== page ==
Isn’t there an equal chance that we live in a simulation as there is an almighty god? I’m not religious but I’m also not positive there isn’t some type of higher power. Although in the instance of the simulation I guess you could consider the creator god
Practicing Catholic. Wouldn’t say I ever rejected the faith but drifted away at times in college etc.
When church service went back to in-person in early 2021 around here I realized I had missed it during the pandemic. The predictable cadence and rhythm of a mass is comforting to me. Ritualistic even. Sets me on a good path for the week. Sometimes go in the mornings during the week. Always something to reflect on and people/causes to pray for. Catholic guilt is real.
It’s an institution that is thousands of years old; by design it will not change a whole lot in one’s lifetime. In a way that is appealing to me.
The premise that God owes us something, or will give some kind of preference to us if we tell him he’s great all of the time, just reeks of fear tactics that organized religions have forever instilled in their followers, in order to wield a power of control over them.
I tend to believe that if there is a God, then all religions are basically believing in the same entity, and most followers genuinely want happiness for their fellow humans. Unfortunately, every devout follower of any religion, seemingly needs to believe that their version of the story is better, and only they can be ‘saved’. That level of devotion has been reinforced and preyed upon, in the name of power and politics for all of recorded time.
This is exactly how I got where I am today on this subject. I had to take a Humanities class in 10th grade. We read literature of the specific time period as we were learning about that period historically.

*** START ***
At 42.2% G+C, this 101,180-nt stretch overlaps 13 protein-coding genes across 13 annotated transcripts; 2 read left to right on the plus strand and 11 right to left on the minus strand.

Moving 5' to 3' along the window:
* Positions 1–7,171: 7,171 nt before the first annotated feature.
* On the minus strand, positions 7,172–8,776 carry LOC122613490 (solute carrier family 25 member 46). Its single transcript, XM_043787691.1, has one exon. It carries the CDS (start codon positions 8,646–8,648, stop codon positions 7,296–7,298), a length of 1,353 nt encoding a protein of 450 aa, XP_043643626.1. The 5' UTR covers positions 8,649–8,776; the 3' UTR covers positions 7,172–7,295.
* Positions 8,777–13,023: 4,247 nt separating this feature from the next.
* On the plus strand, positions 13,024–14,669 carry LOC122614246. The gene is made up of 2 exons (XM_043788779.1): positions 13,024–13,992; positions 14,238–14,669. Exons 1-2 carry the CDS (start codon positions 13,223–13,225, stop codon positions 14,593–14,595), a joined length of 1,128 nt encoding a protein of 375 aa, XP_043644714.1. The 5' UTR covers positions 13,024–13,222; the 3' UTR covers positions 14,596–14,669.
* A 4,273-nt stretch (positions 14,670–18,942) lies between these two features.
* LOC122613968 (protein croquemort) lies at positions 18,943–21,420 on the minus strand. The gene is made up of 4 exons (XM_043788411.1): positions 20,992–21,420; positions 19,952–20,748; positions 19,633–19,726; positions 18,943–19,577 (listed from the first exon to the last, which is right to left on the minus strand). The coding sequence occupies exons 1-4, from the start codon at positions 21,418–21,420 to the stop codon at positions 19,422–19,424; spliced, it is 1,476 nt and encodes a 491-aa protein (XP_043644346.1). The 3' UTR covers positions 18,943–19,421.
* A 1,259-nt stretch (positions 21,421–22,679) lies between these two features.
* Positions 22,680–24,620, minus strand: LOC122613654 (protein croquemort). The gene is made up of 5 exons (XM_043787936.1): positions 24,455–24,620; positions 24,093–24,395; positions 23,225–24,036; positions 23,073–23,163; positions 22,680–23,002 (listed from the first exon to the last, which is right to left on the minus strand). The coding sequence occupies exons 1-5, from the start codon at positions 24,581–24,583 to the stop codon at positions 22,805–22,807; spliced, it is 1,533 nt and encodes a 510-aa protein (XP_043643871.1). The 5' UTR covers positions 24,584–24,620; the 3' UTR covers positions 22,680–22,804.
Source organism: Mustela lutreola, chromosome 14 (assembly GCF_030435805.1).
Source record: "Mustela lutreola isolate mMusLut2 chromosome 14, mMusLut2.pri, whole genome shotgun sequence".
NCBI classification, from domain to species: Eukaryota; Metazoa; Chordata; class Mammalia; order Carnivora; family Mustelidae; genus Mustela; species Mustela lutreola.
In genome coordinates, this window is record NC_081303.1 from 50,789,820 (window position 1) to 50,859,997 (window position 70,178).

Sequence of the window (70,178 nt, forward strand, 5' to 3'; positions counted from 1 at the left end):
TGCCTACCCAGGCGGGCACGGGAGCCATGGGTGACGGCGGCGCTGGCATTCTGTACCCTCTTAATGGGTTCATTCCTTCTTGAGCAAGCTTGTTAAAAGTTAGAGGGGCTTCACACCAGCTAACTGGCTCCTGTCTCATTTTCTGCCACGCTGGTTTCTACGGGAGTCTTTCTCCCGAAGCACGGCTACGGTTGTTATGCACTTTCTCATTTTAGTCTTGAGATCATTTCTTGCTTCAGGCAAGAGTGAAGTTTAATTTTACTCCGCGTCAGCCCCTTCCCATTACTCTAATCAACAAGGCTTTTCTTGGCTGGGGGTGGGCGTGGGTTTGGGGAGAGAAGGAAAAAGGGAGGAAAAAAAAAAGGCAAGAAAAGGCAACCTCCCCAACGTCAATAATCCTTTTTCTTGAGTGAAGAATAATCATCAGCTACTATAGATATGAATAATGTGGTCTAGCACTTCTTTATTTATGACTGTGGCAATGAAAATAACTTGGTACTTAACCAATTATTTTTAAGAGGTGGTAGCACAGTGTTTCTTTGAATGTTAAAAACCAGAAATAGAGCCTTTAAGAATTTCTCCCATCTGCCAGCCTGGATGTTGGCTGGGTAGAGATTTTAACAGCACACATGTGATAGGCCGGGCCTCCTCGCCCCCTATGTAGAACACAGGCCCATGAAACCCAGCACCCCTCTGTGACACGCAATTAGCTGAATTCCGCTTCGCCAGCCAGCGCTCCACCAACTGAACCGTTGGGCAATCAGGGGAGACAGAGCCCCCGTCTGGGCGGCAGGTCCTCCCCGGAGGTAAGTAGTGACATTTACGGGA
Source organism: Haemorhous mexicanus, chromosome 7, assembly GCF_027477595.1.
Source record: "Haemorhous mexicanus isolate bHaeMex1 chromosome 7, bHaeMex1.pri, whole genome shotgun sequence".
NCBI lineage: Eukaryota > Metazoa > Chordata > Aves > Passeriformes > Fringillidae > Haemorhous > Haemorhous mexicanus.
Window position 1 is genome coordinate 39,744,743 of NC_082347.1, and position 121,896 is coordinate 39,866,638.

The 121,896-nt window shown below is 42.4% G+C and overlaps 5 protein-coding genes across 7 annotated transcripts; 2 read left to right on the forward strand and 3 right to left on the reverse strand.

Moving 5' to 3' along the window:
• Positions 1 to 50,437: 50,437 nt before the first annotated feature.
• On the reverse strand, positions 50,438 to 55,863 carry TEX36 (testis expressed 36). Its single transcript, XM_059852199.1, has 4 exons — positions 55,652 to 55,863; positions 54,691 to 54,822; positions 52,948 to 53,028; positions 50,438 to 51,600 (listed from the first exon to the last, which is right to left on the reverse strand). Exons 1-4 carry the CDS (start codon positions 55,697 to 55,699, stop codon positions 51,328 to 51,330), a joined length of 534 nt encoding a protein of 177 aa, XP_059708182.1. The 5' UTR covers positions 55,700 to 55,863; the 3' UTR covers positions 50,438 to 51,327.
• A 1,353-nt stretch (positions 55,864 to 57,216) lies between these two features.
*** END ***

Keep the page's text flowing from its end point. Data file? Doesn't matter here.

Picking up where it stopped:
At that point in my life, I hadn’t ventured too far out beyond my WASP-centric existence. It was really eye opening to begin to see and understand that western civilization/Christianity will eventually fall, just like every other civilization and it’s dominant religion has done.
I wasn’t super religious by any means as a 14/15 year old; I regularly went to church my whole life (Baptist church, but not Southern Baptist. Traditional service, but relatively progressive politically); was active in the youth group at that time.
But that humanities class got me questioning everything and I very quickly made up my mind how illogical it was to think that western civilization is somehow different than prior civilizations and would carry on until Jesus returned on winged horses to pass judgment on everyone, or something like that.
I continued going to church regularly and being involved with youth group, but never truly “believed” after that class. Once I got to college, I stopped going to church except for when I was back home.
So no, I am not religious to answer OP. My current concern is how to handle this with my 8 year old daughter.
“The Episcopal Church Welcomes You.” and “God loves you. No exceptions.”
I love the Episcopal Church. In my experience the spectrum of theology is broad and message is usually gospel driven (i.e. focused on living a Christ like life)
To me, its a place of inclusion, source of spiritual fruit, and represents all the best parts of Christianity: forgiveness, kindness, acceptance, and a compassionate and loving God.
I’d encourage you to attend if you’re considering doing so, worst that happens is you don’t like it and never go back.
Its the best of the denominations in my opinion also the most clearly man made in my opinion
not sure what that says about what
never seen anyone thank Covid for anything but do you
I’ve been to Episcopal service once. I liked it. Good message. If I ever decide I want church in my life that’s where I’ll go.
Even if you believe in Jesus/God/whatever, what’s the difference between attending mass in person vs virtual? As someone raised Catholic I’m genuinely curious.
If I ever hear this it’s an automatic “this person is an abject piece of shit with zero empathy, also a moron”.
A complete lack of empathy, or ignorance.
God is one of those anti-work from home type of managers.